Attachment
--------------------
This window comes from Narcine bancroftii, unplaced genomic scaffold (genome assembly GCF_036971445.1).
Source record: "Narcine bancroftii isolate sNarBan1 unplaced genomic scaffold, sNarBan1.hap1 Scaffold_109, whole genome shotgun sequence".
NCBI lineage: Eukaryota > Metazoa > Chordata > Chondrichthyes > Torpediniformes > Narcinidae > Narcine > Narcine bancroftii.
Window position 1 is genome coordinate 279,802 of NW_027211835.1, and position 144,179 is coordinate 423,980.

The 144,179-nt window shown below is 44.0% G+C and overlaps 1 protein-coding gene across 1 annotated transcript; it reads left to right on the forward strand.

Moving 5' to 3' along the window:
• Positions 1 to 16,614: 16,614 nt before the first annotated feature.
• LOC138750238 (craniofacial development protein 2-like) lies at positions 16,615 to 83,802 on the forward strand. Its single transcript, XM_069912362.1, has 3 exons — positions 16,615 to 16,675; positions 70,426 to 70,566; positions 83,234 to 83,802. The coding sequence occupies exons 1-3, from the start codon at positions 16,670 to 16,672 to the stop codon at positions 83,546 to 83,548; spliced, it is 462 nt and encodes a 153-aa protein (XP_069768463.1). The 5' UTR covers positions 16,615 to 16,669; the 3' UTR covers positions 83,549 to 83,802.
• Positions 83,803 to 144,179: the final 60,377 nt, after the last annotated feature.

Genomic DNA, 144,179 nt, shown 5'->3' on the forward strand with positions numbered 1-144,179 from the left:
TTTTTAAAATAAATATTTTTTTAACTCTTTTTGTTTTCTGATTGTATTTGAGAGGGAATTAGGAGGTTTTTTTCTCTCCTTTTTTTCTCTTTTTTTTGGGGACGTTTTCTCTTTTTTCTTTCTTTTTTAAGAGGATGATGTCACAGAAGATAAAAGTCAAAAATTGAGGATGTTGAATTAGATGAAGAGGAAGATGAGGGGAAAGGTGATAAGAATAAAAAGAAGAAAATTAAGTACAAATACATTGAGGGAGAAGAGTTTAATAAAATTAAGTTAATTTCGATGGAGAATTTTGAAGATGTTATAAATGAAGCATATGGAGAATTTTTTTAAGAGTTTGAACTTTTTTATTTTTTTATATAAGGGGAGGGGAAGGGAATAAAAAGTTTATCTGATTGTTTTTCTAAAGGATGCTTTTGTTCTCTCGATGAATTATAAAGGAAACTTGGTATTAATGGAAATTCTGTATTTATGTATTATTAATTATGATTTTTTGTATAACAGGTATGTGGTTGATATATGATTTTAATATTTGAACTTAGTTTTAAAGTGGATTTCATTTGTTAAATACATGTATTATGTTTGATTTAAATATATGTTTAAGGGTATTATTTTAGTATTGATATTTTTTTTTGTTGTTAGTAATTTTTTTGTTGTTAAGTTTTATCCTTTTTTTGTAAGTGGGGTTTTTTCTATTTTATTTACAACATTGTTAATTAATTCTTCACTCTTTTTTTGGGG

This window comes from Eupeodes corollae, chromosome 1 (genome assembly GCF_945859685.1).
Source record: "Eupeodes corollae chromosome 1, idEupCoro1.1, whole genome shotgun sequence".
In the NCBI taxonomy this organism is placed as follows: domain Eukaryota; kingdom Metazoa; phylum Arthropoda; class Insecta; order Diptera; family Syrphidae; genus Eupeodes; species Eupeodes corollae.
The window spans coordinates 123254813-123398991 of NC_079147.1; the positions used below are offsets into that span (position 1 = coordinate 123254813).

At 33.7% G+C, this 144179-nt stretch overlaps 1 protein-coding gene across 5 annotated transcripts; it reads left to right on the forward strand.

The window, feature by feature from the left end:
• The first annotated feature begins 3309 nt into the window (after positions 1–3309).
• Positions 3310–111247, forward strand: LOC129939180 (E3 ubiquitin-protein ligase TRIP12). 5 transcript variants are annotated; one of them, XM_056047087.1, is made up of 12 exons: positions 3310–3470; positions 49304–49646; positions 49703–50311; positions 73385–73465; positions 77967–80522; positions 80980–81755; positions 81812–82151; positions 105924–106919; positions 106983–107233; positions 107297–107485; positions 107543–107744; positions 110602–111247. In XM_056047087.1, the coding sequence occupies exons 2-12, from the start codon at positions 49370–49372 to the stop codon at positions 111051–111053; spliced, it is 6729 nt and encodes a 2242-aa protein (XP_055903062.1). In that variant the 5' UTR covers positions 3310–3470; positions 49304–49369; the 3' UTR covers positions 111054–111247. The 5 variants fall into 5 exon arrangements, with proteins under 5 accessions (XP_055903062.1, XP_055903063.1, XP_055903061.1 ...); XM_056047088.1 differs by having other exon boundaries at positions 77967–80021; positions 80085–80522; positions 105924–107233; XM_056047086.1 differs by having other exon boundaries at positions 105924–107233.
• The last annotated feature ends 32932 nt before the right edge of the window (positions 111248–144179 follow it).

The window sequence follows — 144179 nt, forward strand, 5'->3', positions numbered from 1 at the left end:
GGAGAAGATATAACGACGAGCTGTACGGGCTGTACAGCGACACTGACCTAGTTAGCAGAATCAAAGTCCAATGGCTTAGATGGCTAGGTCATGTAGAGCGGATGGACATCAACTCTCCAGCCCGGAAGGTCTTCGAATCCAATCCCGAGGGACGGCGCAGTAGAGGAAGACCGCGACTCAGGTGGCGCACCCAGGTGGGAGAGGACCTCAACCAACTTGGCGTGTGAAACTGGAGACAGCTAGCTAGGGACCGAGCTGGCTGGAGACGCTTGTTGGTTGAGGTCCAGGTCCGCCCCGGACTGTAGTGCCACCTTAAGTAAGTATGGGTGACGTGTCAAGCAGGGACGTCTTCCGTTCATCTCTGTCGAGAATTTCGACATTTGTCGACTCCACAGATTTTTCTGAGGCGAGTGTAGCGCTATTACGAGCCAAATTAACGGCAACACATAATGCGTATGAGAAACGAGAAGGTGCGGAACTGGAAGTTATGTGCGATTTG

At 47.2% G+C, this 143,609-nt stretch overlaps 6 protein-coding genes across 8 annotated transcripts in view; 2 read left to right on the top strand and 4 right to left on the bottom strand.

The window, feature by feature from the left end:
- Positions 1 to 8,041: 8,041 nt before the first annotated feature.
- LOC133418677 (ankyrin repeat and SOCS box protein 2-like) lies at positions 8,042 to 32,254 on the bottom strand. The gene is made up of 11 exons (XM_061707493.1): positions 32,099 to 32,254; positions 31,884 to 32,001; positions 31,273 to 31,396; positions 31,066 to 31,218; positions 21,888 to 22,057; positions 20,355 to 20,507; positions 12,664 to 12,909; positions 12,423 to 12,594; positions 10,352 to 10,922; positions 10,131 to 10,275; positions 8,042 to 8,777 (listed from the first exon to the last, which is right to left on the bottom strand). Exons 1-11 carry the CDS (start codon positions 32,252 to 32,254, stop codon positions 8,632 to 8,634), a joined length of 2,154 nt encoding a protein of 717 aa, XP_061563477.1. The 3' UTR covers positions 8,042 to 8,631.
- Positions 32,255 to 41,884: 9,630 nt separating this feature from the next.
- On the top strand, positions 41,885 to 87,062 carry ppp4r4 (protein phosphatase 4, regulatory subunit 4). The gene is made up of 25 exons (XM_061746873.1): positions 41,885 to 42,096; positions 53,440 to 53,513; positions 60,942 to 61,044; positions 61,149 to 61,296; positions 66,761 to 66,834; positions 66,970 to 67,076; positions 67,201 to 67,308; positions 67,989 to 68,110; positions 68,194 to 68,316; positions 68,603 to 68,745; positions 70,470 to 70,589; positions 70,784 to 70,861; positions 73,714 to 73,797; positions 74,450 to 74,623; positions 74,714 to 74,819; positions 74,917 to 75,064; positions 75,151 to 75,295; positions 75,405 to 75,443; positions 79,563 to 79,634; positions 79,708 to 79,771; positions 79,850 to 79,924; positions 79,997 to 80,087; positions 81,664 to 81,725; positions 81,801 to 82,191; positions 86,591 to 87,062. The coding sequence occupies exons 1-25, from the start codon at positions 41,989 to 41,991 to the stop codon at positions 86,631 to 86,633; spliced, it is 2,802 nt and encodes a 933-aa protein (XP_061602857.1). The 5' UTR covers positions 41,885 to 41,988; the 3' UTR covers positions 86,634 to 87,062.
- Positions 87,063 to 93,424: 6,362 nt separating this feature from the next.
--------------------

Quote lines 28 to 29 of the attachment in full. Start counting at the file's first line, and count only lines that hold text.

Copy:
- On the top strand, positions 41,885 to 87,062 carry ppp4r4 (protein phosphatase 4, regulatory subunit 4). The gene is made up of 25 exons (XM_061746873.1): positions 41,885 to 42,096; positions 53,440 to 53,513; positions 60,942 to 61,044; positions 61,149 to 61,296; positions 66,761 to 66,834; positions 66,970 to 67,076; positions 67,201 to 67,308; positions 67,989 to 68,110; positions 68,194 to 68,316; positions 68,603 to 68,745; positions 70,470 to 70,589; positions 70,784 to 70,861; positions 73,714 to 73,797; positions 74,450 to 74,623; positions 74,714 to 74,819; positions 74,917 to 75,064; positions 75,151 to 75,295; positions 75,405 to 75,443; positions 79,563 to 79,634; positions 79,708 to 79,771; positions 79,850 to 79,924; positions 79,997 to 80,087; positions 81,664 to 81,725; positions 81,801 to 82,191; positions 86,591 to 87,062. The coding sequence occupies exons 1-25, from the start codon at positions 41,989 to 41,991 to the stop codon at positions 86,631 to 86,633; spliced, it is 2,802 nt and encodes a 933-aa protein (XP_061602857.1). The 5' UTR covers positions 41,885 to 41,988; the 3' UTR covers positions 86,634 to 87,062.
- Positions 87,063 to 93,424: 6,362 nt separating this feature from the next.